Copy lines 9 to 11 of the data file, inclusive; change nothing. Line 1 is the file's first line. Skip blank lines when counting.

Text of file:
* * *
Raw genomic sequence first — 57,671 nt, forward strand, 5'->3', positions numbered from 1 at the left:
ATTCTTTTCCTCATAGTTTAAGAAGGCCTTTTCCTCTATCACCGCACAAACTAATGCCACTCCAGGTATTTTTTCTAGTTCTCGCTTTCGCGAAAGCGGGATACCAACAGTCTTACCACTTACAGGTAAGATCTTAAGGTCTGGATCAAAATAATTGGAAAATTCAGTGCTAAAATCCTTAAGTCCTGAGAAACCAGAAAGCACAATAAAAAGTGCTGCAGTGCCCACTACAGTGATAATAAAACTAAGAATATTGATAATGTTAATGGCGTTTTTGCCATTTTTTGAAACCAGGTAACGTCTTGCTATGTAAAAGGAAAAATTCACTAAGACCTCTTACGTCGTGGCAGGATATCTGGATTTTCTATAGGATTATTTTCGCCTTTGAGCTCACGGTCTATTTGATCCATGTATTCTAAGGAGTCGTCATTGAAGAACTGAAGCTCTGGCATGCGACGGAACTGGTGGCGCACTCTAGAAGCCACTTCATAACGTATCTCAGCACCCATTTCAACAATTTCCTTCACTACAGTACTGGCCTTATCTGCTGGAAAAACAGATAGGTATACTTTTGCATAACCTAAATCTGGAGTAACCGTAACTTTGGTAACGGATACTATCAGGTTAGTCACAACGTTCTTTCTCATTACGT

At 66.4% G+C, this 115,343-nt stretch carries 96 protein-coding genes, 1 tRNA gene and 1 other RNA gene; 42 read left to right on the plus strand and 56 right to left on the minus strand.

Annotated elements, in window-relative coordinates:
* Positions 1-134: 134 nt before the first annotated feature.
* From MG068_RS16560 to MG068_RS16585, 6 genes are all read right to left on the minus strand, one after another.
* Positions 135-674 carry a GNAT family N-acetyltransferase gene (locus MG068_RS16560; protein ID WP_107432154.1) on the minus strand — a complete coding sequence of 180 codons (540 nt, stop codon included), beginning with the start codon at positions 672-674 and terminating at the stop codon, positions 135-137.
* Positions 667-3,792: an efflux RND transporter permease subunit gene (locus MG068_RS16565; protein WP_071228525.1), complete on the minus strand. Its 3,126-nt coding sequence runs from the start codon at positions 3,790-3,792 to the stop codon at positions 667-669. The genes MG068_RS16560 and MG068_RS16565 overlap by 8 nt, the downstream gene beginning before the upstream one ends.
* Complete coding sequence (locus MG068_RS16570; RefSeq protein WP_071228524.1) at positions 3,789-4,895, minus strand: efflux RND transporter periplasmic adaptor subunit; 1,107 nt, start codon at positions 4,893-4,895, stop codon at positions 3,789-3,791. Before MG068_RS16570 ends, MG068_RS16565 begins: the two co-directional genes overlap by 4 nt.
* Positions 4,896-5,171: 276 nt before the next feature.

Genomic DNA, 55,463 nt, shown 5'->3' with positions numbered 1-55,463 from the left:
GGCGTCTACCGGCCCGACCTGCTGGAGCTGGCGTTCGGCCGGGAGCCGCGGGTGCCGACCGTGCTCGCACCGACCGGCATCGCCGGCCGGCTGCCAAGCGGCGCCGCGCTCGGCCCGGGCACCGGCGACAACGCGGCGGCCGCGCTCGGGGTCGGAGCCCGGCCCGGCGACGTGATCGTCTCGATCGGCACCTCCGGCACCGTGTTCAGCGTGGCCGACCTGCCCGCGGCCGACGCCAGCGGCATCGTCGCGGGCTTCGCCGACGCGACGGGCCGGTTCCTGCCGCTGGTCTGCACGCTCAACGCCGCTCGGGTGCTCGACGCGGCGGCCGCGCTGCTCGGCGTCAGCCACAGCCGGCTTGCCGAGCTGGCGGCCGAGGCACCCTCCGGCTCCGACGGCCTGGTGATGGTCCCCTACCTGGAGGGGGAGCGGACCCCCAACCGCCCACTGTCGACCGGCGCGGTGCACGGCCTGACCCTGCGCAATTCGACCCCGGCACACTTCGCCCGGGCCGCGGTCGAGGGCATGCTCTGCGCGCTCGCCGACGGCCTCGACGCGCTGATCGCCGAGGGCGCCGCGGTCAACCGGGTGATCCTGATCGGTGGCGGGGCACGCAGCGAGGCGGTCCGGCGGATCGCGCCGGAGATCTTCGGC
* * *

* Complete coding sequence (locus MG068_RS16570; RefSeq protein WP_071228524.1) at positions 3,789-4,895, minus strand: efflux RND transporter periplasmic adaptor subunit; 1,107 nt, start codon at positions 4,893-4,895, stop codon at positions 3,789-3,791. Before MG068_RS16570 ends, MG068_RS16565 begins: the two co-directional genes overlap by 4 nt.
* Positions 4,896-5,171: 276 nt before the next feature.

Genomic DNA, 55,463 nt, shown 5'->3' with positions numbered 1-55,463 from the left: